Submitted by Seth Anthony
Triune Lodge #307 Middletown, PA
“We all have the same problems you know” he said. “Whether Odd Fellows, Masons, Pythians, or Rotarians – it’s the same issues, they just have different names.” I pondered on that statement and realized how true it was. Later, I spoke to my Pastor who lamented the issues facing the church and membership. Then I heard it again from a client at work, who was saddened by the lack of interest in their charitable mission.
It clicked. We are all facing the same problems. It’s just a matter of where we are at on the spectrum and how we’ve chosen to face it.
The spectrum consists of five generalized challenges. Most groups struggle, to some extent, in every area. Like every generalization, there are certainly exceptions. This is my first pass at fleshing out this idea, so I invite your assistance in helping to refine it.
Challenge 1: Identity
In my daily work, I assist non-profit, mission driven organizations with their branding and marketing efforts. These bodies have often been around for a century or more. They have strong historical roots, maybe stemming from a religious organization, but sometimes from community or fraternal groups as well. At one time, the membership that founded them was so powerful and well funded that they need not look outside their walls. Their fortunes were solid and their mission understood by all of their supporters. Then the bottom fell out.
Membership declined. Money dried up. The government moved in on their territory. They once served as the bastions of charitable giving, such as retirement communities, children’s homes, and hospitals; now, they were left with few resources and little support. They turned to the larger community, changing their names, but clinging to their mission in an attempt to maintain their identity. For most, however, it was already lost.
Now, these groups are pivoting, trying to find their place in the word. They have turned into general non-profits, trying to continue the work they do – some are successful, some are not. During this process, many fraternal groups died, while others became community organizations or life insurance schemes. They lost their identity. They lost their soul.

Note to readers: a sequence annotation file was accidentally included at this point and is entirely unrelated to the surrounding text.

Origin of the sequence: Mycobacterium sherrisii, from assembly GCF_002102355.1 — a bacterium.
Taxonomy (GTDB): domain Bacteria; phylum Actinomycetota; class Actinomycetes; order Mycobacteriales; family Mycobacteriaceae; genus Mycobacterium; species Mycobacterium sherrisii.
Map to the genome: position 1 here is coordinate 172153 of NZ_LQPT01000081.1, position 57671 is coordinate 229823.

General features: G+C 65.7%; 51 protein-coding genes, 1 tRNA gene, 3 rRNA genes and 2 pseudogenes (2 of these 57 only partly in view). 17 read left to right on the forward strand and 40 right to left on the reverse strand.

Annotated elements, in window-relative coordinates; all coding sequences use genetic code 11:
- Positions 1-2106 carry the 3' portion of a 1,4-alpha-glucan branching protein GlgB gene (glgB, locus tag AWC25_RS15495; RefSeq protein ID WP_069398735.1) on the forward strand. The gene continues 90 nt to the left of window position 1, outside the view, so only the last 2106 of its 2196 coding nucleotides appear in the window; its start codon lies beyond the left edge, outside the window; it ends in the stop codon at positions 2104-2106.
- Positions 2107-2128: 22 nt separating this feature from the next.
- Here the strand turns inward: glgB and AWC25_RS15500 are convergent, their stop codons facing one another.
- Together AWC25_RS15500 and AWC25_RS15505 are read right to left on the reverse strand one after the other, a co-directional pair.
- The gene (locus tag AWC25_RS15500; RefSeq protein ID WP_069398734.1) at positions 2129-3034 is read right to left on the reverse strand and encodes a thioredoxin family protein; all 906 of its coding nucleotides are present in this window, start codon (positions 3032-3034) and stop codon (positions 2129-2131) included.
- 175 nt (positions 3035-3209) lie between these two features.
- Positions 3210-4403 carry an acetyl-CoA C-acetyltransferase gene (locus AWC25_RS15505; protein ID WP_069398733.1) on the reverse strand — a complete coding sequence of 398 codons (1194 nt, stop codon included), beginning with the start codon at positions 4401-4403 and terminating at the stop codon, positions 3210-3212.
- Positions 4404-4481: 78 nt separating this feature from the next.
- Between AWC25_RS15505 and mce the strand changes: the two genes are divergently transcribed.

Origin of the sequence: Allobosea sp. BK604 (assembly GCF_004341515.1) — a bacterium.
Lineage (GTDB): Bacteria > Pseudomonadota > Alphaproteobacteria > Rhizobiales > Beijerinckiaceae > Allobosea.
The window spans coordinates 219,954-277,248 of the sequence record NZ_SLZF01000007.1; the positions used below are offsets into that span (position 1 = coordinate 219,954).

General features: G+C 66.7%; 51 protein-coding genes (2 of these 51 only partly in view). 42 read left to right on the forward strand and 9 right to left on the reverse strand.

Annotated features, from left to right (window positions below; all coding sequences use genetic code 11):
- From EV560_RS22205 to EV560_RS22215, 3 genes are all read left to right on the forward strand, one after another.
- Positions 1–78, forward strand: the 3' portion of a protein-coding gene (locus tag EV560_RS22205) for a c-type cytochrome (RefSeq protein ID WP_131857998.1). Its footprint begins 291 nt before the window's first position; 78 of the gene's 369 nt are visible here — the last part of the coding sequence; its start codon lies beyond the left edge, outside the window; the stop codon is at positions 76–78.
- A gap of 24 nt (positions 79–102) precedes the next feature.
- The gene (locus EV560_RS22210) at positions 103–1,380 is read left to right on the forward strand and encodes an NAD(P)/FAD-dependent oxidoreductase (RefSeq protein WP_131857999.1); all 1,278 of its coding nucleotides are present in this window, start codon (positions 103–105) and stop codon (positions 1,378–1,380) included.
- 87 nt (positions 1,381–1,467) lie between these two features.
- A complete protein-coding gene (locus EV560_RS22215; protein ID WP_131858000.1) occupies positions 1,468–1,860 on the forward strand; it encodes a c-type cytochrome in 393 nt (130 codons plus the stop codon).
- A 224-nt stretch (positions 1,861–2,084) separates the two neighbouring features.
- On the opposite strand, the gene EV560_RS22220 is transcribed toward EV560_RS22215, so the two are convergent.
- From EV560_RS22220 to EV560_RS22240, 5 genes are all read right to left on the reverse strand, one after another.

Challenge 2: Relevance
If you don’t know who you are, it’s hard to explain why you matter. Today, we ask ourselves why someone should be an Elk, a Moose, an Eagle, or an Owl (and yes, all of those groups still exist.) What benefit does membership entail? If the answer is “doing good deeds to help others,” the ship is already sunk. There are thousands of ways a person can help their community without paying dues. An organization must offer something to attract and retain members. They must show some relevance in society.
In many ways, the Masons lucked out in this category. Society has kept them relevant through conspiracy theories, books, and movies. These depictions are often wildly inaccurate, but the mysticism created around Freemasonry, thanks to popular culture, has helped give them an air of relevance when in fact, most Masonic Lodges have also lost their way.
Odd Fellows didn’t benefit popular culture. Our ways were over looked. While Masons were placed on the pedestal of power, Odd Fellowship was laid low with irrelevance. If we are to restore our Order, we must not only all agree on our identity, but also our relevance to society. Are we a charity? A fraternity? A club? All? None? Until we agree on this, we cannot stand united.
Challenge 3: Membership
When you don’t know who you are, or why you exist, it’s hard to recruit others to your ranks. Why should I become an Odd Fellow, and struggle to rebuild a Lodge, when I can walk three blocks down the street and become Elk? They at least have a bar and entertainment!